The LORD is in his holy temple; the LORD’S throne is in heaven; his eyes see, his eyelids test the children of man. (Psalm 11:4 ESV)

The reason that devotion is more important than location is that David still has faith that God is on his throne. God is still sovereign. He is in control of history even in those times when it doesn’t seem like it. Yes, there is wickedness, but it will not ultimately escape judgment. And the upright will see God’s face. (11:7).

What do the righteous do when the foundations are destroyed? We are to remember that God is still on his throne. He hasn’t abdicated. The wicked can’t overcome God. Judgment will ultimately come. And we, the upright, have a promise: we will see God’s face.

— Russ Holden

It’s Not Too Late to Start a Bible Reading Plan!

January 1, 2021

You may be reading this between January 1st and 3rd. Even though 2021 has started, it is not too late to start a Bible reading plan!

First, you need to choose the Bible that you are going to use which includes the translation and the format — traditional book format or a device like a smart phone or tablet. No one needs a device to read the Bible, and many people may be happier without one. But for some of us devices provide convenience, compactness (a library of books in your pocket), and the one that means the most to me — I get to choose the font size.

Choose a translation with which you are comfortable. I prefer a formal equivalent translation (that’s more literal) like the ESV, KJV, NKJV, or NASB. But I must admit that the first time I read through the New Testament was in a functional equivalent (more thought for thought and in everyday language) like the NIV, CSB, NCV, or NET. You can always compare translations as you go, and over the years, you may choose different ones to read. As the quip goes, “What’s the best translation? The one you read.”

Second, find a plan. Reading through the Bible in a year is a great thing to do, and I’ve been doing it every year for decades, but that’s not where I started. Starting with that big of a goal may end up being frustrating. Maybe you start with something more manageable like attempting to read the New Testament (Matthew – Revelation) or the narrative portions of the Bible (Genesis-Esther and Matthew – Acts). Short plans on various Bible subjects exist as well. What is important is developing the habit of Bible reading. Once you have a consistent habit, you can add more reading or adjust your reading for the next year according to your needs. has a great app to begin with on a smartphone or tablet. The big plus is that it is free. It has lots of translations. It has lots of audio Bibles that can play along when you read. It allows highlighting, note taking, and it has lots of reading plans. has my favorite mobile app. You can start for free with the NIV, ESV, NKJV, and KJV. It also allows highlighting, note taking, and Bible reading plans. But for a fee, you can add additional study books like Bible dictionaries, atlases, study Bibles, commentaries, and audio Bibles. It also has a large selection of Bible reading guides. I consider YouVersion a great Bible reading app, and OliveTree is a great Bible study app because it offers more Bible study resources although at a fee. Both are excellent places to start.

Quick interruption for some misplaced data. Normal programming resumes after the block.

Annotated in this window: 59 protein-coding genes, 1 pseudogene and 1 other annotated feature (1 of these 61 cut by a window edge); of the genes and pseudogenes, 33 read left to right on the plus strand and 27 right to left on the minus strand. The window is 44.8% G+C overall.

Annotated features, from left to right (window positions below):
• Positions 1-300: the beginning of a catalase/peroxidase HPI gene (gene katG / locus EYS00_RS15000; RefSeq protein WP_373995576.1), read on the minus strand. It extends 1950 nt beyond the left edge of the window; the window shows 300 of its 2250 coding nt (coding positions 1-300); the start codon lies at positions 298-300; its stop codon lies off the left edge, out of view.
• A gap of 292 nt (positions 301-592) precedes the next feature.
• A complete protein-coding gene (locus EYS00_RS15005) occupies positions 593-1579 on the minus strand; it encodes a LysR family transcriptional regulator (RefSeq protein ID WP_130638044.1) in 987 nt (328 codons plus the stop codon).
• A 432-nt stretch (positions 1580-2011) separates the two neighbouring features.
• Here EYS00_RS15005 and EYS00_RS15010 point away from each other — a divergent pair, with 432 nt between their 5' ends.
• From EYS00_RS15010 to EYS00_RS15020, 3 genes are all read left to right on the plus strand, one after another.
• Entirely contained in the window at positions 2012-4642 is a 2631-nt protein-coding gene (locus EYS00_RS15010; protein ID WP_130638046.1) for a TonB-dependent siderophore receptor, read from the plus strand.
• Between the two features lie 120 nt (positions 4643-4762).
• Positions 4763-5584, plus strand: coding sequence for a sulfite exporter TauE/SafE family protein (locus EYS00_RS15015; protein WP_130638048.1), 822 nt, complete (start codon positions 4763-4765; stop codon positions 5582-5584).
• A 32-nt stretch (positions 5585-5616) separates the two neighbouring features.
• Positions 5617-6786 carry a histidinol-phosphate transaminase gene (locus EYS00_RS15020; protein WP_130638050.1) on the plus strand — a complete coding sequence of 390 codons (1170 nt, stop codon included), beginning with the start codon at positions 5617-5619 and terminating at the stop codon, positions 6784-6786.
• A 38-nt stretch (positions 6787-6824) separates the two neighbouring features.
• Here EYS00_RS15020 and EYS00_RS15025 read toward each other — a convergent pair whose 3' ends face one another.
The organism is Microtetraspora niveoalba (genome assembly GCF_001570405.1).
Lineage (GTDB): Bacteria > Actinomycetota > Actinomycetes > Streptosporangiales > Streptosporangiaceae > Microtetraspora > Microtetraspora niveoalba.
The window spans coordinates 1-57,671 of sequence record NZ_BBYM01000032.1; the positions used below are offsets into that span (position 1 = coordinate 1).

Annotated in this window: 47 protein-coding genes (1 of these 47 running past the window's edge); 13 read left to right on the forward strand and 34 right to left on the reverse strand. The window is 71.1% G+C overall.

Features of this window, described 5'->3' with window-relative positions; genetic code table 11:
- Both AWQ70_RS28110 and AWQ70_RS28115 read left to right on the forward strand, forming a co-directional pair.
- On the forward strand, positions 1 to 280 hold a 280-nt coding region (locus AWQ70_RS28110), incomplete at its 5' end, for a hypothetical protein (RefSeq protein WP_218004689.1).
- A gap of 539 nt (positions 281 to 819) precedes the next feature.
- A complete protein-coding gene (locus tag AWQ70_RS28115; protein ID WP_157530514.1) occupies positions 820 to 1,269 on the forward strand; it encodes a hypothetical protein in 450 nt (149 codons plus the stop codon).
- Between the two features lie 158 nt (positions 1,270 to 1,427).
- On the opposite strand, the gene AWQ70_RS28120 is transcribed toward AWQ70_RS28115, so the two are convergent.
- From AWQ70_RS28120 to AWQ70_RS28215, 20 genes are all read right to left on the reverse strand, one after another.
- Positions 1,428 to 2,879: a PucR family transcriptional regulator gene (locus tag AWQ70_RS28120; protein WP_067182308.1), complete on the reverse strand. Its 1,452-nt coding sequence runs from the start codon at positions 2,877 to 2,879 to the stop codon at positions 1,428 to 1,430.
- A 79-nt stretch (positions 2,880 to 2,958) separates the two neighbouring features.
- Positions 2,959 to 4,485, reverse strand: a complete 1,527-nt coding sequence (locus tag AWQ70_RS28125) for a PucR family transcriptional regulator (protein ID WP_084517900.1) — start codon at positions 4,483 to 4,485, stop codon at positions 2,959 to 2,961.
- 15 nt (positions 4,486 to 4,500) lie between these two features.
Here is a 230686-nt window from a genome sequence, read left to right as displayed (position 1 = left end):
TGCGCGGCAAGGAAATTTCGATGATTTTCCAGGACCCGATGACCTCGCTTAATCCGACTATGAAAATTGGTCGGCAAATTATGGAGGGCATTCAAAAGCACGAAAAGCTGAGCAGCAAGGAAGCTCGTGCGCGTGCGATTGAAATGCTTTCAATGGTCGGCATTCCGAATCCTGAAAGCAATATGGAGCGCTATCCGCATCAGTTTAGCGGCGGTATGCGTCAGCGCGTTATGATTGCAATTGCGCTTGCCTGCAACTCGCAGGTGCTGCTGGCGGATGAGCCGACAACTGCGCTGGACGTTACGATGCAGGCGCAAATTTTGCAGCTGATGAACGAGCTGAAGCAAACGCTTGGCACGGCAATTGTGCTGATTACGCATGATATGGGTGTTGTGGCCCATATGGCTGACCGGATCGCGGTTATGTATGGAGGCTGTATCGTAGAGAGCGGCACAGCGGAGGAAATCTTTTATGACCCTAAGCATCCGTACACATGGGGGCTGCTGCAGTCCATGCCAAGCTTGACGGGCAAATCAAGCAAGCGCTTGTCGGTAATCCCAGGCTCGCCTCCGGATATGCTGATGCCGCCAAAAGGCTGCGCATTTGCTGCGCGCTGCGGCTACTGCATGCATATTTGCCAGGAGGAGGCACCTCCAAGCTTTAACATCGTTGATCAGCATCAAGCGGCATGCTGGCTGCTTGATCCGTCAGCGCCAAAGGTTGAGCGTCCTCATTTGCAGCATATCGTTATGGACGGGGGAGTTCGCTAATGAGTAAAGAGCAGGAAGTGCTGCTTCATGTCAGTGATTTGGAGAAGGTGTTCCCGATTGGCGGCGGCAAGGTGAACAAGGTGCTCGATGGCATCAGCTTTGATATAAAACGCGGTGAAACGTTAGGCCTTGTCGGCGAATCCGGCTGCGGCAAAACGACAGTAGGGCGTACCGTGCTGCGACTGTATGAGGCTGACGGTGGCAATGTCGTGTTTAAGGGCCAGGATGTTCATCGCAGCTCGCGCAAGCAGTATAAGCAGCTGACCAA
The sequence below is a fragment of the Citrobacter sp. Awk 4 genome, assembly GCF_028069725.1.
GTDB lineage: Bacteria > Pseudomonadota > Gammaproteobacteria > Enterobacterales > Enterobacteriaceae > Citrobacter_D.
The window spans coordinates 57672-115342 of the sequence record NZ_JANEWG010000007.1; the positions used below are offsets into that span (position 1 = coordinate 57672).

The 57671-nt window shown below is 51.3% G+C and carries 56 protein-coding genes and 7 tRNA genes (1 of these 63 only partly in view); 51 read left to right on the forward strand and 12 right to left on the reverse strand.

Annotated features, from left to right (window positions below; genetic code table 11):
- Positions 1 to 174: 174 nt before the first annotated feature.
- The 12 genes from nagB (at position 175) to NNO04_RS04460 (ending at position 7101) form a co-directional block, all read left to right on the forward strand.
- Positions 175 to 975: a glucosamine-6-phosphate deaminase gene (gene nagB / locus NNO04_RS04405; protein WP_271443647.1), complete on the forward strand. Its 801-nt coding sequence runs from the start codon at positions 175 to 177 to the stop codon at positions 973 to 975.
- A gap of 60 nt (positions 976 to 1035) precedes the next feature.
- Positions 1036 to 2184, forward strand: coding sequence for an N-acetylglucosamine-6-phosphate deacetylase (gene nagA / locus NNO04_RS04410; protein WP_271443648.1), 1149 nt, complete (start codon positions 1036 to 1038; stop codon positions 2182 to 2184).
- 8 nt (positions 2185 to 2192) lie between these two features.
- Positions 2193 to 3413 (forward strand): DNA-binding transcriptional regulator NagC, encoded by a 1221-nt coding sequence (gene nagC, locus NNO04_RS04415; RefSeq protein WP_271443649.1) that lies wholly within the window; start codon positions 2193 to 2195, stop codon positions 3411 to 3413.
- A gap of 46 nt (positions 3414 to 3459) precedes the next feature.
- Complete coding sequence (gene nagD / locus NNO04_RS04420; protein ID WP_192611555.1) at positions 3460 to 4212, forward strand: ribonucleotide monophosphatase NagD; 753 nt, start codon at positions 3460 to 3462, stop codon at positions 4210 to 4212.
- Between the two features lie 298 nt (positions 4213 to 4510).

Other serious Bible study apps to consider are Logos and Accordance. I use Olive Tree, Logos, and Accordance on a regular basis on my tablet, phone, and laptop.

A great number of guides can be found on the Internet by Googling. It’s not too late to start a Bible reading plan!

— Russ Holden